Gold stars for everyone!

 

Yes!  My first gold star!

 

Come to think of it...my very first star!

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8 hours ago, Pariah said:

 

I recently gave my students a conservation of momentum problem involving a U-238 atom that underwent alpha decay. Boy, were the results all over the place.

 

What about a problem involving Illudium PU-36 that modulates space when exploding?

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11 hours ago, Pariah said:

In my defense, I am a first-year Physics teacher. I'm used to dealing with things on a much smaller scale. That, and I was writing the problem as the tardy bell was ringing this morning.

 

Let's see if any of my students catch the problem as well as you all did.

 

Gold stars for everyone!

 

 

My first gold star for physics and I didn't do any work! Bonus! 

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13 hours ago, Pariah said:

 

Excellent! Did you solve the problem by finding acceleration from the velocities, or did you use the Work-Energy Theorem?

Um, Work-Energy Theorem?  It's been... a while since I had a physics class, so I did a quick Wikipedia visit to make sure I had my formulas correct.  And while I was all set to work out the acceleration, I then noticed the page mentioning that work is also equal to delta-Kinetic energy.  Seemed like a much more straightforward and accurate approach.

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2 hours ago, novi said:

Um, Work-Energy Theorem?  It's been... a while since I had a physics class, so I did a quick Wikipedia visit to make sure I had my formulas correct.  And while I was all set to work out the acceleration, I then noticed the page mentioning that work is also equal to delta-Kinetic energy.  Seemed like a much more straightforward and accurate approach.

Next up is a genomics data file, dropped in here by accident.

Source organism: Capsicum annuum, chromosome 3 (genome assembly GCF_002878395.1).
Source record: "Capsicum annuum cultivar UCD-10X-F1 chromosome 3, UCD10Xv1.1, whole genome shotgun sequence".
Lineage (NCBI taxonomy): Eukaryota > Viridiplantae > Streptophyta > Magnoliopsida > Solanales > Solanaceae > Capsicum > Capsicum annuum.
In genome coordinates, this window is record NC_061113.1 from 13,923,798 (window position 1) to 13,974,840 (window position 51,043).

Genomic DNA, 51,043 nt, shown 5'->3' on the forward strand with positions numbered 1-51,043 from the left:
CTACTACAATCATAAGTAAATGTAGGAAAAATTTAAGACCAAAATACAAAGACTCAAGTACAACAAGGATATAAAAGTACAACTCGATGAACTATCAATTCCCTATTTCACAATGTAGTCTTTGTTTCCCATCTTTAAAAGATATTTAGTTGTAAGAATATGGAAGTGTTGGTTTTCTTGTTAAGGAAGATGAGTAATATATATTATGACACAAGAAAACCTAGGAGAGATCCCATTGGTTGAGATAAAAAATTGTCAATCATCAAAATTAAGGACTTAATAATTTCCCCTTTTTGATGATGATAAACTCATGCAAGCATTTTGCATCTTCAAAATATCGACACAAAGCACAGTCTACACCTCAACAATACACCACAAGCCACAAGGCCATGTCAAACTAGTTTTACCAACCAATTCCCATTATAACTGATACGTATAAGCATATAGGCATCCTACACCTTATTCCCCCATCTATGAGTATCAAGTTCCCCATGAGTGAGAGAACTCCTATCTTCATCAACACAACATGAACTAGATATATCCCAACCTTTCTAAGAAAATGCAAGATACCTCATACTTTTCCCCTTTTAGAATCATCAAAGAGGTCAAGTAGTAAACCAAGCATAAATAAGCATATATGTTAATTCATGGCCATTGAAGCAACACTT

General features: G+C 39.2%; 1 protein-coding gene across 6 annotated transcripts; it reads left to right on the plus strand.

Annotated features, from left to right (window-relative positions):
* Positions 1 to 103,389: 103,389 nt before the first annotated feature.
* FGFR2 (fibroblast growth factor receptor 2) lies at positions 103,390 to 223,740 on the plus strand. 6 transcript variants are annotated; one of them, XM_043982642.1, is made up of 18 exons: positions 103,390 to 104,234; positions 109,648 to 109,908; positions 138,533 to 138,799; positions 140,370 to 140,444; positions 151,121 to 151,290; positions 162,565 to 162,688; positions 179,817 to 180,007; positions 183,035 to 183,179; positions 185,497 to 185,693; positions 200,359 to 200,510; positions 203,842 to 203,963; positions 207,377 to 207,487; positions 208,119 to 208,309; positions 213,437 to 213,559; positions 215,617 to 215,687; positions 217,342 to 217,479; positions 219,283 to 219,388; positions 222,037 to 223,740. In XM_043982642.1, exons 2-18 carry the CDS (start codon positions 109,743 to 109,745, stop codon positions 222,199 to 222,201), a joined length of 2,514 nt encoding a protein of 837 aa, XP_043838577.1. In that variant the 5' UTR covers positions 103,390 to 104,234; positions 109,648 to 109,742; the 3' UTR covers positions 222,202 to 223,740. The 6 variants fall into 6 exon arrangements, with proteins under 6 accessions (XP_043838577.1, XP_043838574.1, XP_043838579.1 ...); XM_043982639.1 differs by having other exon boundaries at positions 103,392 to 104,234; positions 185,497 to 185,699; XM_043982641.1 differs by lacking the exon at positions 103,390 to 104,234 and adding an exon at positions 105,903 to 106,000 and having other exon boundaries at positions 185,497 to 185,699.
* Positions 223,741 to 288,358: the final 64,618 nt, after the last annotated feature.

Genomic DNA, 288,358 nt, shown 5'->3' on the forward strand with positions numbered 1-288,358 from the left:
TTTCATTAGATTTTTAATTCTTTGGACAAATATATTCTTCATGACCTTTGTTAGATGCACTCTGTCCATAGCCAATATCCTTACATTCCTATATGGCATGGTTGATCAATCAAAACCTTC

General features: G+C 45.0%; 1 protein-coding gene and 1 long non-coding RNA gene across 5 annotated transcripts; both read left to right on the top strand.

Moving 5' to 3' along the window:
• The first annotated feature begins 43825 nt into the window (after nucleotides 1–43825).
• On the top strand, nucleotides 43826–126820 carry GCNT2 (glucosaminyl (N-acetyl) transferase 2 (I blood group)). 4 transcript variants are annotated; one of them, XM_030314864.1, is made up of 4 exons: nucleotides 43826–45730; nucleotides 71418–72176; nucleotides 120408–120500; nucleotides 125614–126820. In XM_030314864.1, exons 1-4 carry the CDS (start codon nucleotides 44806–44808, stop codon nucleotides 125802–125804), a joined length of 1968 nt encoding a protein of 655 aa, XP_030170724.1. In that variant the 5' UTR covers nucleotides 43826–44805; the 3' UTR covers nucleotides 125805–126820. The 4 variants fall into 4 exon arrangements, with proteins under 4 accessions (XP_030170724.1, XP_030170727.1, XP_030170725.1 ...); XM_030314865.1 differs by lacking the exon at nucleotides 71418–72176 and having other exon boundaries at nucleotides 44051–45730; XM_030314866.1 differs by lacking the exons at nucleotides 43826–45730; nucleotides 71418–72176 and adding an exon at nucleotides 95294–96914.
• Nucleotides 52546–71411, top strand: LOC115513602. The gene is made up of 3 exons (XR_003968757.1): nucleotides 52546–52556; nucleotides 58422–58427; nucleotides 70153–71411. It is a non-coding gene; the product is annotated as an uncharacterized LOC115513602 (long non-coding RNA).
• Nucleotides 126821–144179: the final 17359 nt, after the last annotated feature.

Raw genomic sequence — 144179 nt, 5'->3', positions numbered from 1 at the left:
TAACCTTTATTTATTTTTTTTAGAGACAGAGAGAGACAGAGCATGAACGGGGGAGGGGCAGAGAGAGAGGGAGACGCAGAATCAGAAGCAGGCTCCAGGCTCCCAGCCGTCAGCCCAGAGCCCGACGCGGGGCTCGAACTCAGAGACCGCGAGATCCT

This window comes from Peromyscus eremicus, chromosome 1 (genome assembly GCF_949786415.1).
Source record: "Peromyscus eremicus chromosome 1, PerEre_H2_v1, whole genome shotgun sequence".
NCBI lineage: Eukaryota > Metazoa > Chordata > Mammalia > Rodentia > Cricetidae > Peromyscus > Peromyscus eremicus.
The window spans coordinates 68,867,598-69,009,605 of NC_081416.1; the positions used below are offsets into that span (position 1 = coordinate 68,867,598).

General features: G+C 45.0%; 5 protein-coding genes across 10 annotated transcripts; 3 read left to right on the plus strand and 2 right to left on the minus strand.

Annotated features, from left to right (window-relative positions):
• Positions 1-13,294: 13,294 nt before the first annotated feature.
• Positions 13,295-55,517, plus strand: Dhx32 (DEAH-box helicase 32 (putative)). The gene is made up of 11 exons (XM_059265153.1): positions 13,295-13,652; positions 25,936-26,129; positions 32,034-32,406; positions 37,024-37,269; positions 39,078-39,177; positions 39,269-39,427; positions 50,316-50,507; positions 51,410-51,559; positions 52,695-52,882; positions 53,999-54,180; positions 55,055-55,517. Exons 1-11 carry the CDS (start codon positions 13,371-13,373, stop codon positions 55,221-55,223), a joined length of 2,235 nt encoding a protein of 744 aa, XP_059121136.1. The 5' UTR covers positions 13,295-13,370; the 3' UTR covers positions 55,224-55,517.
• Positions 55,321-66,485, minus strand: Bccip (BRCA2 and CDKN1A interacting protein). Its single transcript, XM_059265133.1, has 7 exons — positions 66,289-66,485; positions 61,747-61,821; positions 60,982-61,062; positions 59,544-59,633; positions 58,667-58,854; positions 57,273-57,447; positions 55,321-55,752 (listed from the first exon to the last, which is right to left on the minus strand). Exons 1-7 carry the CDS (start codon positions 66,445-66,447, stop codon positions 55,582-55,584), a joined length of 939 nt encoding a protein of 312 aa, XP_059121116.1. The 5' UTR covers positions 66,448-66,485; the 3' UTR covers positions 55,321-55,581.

Teacher's pet!

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13 hours ago, Starlord said:

What about a problem involving Illudium PU-36 that modulates space when exploding?

 

You can do that, but general relativistic spacetime lattice calculations are generally not found in undergraduate-level material, let alone high school.

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Ph.D. Student Breaks Down Electron Physics Into A Swinging Musical

 

Quote

A scientist just scored honors for a musical adaptation of his research on Friday.

 

Pramodh Senarath Yapa, a physicist currently pursuing his doctorate at the University of Alberta in Edmonton, Canada, has been named the 2018 winner of the "Dance Your Ph.D." contest.

 

The competition, sponsored by the American Association for the Advancement of Science (AAAS) and Science magazine, invites doctoral students and Ph.D. recipients to translate their research into an interpretive dance. The winner takes home $1000.

 

It took Senarath Yapa six weeks to choreograph and write the songs for "Superconductivity: The Musical!" — a three-act swing dance depicting the social lives of electrons. The video is based on his master's thesis, which he completed while pursuing his degree at the University of Victoria in Canada.


The 11-minute sing-songy rendition is far less paralyzing than the jargony title of Senarath Yapa's thesis alone: "Non-Local Electrodynamics of Superconducting Wires: Implications for Flux Noise and Inductance."